Best of the Bunch: United Kingdom

If you’ve only recently found yourself getting into Eurovision, you’d probably think of the UK as an unsuccessful Eurovision nation – and you’re not all that wrong – in recent years, the UK has struggled to get results worth bragging about, however through the early days of Eurovision, the nation was a powerhouse at Eurovision, winning a total of five times, with the most recent being in 1997. Today we’re going to reminisce on the good and bad results of the UK in Eurovision between 2006 and 2015 (as we do with all our Best of the Bunch posts!), and after we’ve given our recap, it will be up to you to vote for which act you think is the Best of the Bunch!

Today we’re starting on an interesting note, and speaking of notes (school notes, in particular), UK representative Daz Sampson bravely took on a schoolyard theme for his song Teenage Life. It was certainly an interesting theme, with the backing singers dressed in school uniforms, but despite the unorthodox lyrical topic, the song did have some charm. As you will know, the UK automatically qualifies for the final as part of the Big 4 – which turned into the Big 5 upon the return of Italy in 2011, and Daz managed to finish in 19th place with just 25 points.

The following year, the UK decided to pick yet another obscure theme to base their Eurovision performance around. In 2007, it was a flight attendant theme for the song Flying the Flag (for You) performed by Scooch. It was a memorable performance, but perhaps not in a positive way, as the UK finished back in 22nd position with a total of 19 points.

In 2008, the UK were slightly more serious about their Eurovision selection, with Andy Abraham, a former X Factor runner-up flying the flag (sorry, it was a necessary pun!) for the UK. The song he won with in the national selection was Even If, and even though it was a catchy number, Europe just didn’t vote, leaving Andy in last position with 14 points.

With a string of fairly dire results, it was up to Jade Ewen in 2009 to turn things around for the United Kingdom. The song that she performed at Eurovision was titled It’s My Time, a strong ballad backed by renowned composer Andrew Lloyd Webber. It seemed to do the trick, with the UK FINALLY hitting the top 5, the first time since 2002. The song finished in 5th place with a total of 173 points.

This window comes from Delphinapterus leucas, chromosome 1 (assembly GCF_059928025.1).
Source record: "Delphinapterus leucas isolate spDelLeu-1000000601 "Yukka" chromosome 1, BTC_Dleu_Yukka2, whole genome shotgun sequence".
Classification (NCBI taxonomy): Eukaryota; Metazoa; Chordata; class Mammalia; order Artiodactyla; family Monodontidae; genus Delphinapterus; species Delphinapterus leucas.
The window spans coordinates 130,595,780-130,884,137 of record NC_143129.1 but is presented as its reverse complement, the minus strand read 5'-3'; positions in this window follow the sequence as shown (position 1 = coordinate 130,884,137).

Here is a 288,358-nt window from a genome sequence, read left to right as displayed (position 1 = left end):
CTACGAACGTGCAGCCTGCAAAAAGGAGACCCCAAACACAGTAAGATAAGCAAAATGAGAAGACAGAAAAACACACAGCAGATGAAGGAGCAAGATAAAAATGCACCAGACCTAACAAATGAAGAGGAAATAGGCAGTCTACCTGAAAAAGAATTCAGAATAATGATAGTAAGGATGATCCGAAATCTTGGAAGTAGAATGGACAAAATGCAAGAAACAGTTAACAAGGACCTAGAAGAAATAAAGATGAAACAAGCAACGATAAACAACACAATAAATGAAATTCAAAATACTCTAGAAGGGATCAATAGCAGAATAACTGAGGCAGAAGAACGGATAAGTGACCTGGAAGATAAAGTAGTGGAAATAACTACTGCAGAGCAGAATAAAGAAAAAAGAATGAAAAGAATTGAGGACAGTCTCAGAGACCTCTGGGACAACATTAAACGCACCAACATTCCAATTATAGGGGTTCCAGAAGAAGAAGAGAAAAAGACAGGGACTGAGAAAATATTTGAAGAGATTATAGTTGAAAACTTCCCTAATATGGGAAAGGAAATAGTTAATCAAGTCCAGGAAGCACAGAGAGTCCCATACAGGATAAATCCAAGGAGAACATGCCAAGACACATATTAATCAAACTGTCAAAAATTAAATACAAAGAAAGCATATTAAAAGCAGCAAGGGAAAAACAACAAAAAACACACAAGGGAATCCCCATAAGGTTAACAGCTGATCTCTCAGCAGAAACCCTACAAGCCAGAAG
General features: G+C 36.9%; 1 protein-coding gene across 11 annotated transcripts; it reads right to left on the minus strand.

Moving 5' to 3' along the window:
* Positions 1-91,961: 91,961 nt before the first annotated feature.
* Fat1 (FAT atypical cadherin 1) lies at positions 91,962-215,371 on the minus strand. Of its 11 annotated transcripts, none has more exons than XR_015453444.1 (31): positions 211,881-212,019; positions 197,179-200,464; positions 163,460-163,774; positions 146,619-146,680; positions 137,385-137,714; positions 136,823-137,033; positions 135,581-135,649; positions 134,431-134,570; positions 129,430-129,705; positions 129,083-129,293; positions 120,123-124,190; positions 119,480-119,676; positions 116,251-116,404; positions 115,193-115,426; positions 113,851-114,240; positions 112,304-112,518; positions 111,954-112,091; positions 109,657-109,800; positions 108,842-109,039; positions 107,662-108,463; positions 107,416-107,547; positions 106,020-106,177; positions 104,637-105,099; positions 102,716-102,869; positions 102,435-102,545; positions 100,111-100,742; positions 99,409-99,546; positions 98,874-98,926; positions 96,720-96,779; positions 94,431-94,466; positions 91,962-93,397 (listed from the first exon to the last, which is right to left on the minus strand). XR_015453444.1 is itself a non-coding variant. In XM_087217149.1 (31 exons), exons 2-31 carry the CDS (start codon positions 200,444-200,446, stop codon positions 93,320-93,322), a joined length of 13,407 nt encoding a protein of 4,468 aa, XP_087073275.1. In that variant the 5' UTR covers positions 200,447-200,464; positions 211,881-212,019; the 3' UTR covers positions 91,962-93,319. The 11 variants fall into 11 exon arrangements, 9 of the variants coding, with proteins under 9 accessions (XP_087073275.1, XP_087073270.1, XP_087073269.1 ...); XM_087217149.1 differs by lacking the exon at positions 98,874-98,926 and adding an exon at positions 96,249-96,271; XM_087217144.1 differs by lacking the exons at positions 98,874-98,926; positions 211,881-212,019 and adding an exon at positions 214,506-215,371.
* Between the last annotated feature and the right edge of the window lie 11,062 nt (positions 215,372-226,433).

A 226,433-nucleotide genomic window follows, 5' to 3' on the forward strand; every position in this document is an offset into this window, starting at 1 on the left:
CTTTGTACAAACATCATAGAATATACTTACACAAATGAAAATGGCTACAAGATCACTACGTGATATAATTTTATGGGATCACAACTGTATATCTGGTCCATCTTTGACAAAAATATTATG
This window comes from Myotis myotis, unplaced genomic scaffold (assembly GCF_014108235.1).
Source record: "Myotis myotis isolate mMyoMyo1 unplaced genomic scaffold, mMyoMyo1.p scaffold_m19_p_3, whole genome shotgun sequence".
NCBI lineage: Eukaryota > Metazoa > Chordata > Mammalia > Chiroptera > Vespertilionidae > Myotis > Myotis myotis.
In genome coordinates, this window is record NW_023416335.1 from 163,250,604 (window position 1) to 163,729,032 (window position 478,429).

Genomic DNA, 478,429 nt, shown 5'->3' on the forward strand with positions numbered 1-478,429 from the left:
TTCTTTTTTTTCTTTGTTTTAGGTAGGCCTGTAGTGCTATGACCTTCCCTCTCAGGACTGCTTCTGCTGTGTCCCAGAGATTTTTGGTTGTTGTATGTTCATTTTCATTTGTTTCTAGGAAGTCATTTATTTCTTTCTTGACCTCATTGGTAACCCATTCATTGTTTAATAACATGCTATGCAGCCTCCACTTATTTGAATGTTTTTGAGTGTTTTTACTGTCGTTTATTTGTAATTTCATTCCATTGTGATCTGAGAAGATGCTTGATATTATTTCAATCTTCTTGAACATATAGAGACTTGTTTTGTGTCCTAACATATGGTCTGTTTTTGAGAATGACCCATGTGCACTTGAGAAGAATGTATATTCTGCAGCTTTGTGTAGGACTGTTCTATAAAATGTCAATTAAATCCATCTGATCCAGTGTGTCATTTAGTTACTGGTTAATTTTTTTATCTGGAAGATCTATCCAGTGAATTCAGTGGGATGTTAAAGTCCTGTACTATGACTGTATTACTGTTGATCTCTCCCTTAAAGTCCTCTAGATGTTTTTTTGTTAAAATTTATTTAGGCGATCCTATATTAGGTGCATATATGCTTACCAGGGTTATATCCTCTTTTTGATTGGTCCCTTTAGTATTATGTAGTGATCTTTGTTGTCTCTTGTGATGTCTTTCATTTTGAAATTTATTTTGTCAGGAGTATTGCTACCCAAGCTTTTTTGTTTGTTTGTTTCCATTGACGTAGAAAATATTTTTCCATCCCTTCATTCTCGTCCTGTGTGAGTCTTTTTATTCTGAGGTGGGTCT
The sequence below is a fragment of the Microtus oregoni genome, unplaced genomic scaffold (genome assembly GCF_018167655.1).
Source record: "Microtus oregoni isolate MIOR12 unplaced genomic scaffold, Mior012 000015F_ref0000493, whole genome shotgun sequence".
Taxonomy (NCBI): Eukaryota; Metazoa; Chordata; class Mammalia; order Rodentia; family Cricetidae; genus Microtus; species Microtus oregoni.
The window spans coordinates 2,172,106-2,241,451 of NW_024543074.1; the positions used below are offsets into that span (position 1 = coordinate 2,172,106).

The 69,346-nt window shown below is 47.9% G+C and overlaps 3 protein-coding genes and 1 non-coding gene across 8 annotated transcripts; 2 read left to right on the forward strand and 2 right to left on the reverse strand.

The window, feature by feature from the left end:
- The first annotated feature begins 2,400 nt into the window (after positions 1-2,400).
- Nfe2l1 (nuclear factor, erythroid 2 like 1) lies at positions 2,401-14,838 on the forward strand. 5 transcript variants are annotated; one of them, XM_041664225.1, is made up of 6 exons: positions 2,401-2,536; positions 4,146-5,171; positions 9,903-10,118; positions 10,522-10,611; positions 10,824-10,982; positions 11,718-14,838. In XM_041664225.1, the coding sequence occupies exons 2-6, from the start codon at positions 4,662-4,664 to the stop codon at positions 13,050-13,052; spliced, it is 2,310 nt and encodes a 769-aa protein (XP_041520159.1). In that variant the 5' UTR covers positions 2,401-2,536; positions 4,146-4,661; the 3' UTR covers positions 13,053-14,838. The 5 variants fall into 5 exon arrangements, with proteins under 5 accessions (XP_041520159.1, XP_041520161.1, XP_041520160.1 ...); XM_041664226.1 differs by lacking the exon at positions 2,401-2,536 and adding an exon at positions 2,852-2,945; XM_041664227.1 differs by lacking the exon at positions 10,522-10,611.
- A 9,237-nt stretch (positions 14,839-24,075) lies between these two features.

In 2010, Josh Dubovie was given the task of following up on Jade’s strong results the year previous with the song That Sounds Good To Me. Apparently, it didn’t sound too good to the voters across Europe, with Josh bringing the UK from the Top 5 down back to last place. He finished in 25th with a total of 10 points.

Popular boyband Blue were enlisted for 2011 with the hopes of once again bringing the UK back into the top 5 with the song I Can. The inspirational tune was tipped to do well at the contest, with fans confident in their chances. I Can didn’t reach the Top 5, nor the Top 10, although just missed out, finishing in 11th place with 100 points exactly.

The UK continued along this path, selecting performers who were once popular, but not so much in the modern times. Prime example of this was Engelbert Humperdinck, who has had a fruitful career prior to Eurovision, but this was proof that perhaps this wasn’t the best method of choosing a Eurovision act, as Engelbert was stuck in 25th place with 12 points.

In 2013, the UK gave itself repeat offender status, with Bonnie Tyler selected to represent the nation. Like Engelbert, Bonnie had a successful career outside of Eurovision, but the contest just wasn’t the right fit for Bonnie either, finishing in 19th place with 23 points with the song Believe in Me.

The following year saw a change in approach. It was a fresher outlook on their Eurovision choices, enlisting the help of a younger but more unknown singer songwriter to create a song and performance package more suited to the ever-modernising Eurovision. Molly was the representative, with her song Children of the Universe, and once again it created some hype prior to the final. Unfortunately, the potential wasn’t entirely reached, finishing in 17th place with 40 points.

And now we end our journey just as we started, on a very peculiar Eurovision entry! Electro Velvet were internally selected with the song Still in Love With You, and while the BBC ensured us all that Electro Swing was hip and happening, Europe saw straight through it and sent their votes elsewhere. This led to the UK picking up 24th place with just 5 points.

They haven’t been the most successful of nations, but they always have something memorable, whether that’s for a good or not-so-good reason, that’s up to you to decide! Now it’s time for you to vote for your Best of the Bunch!

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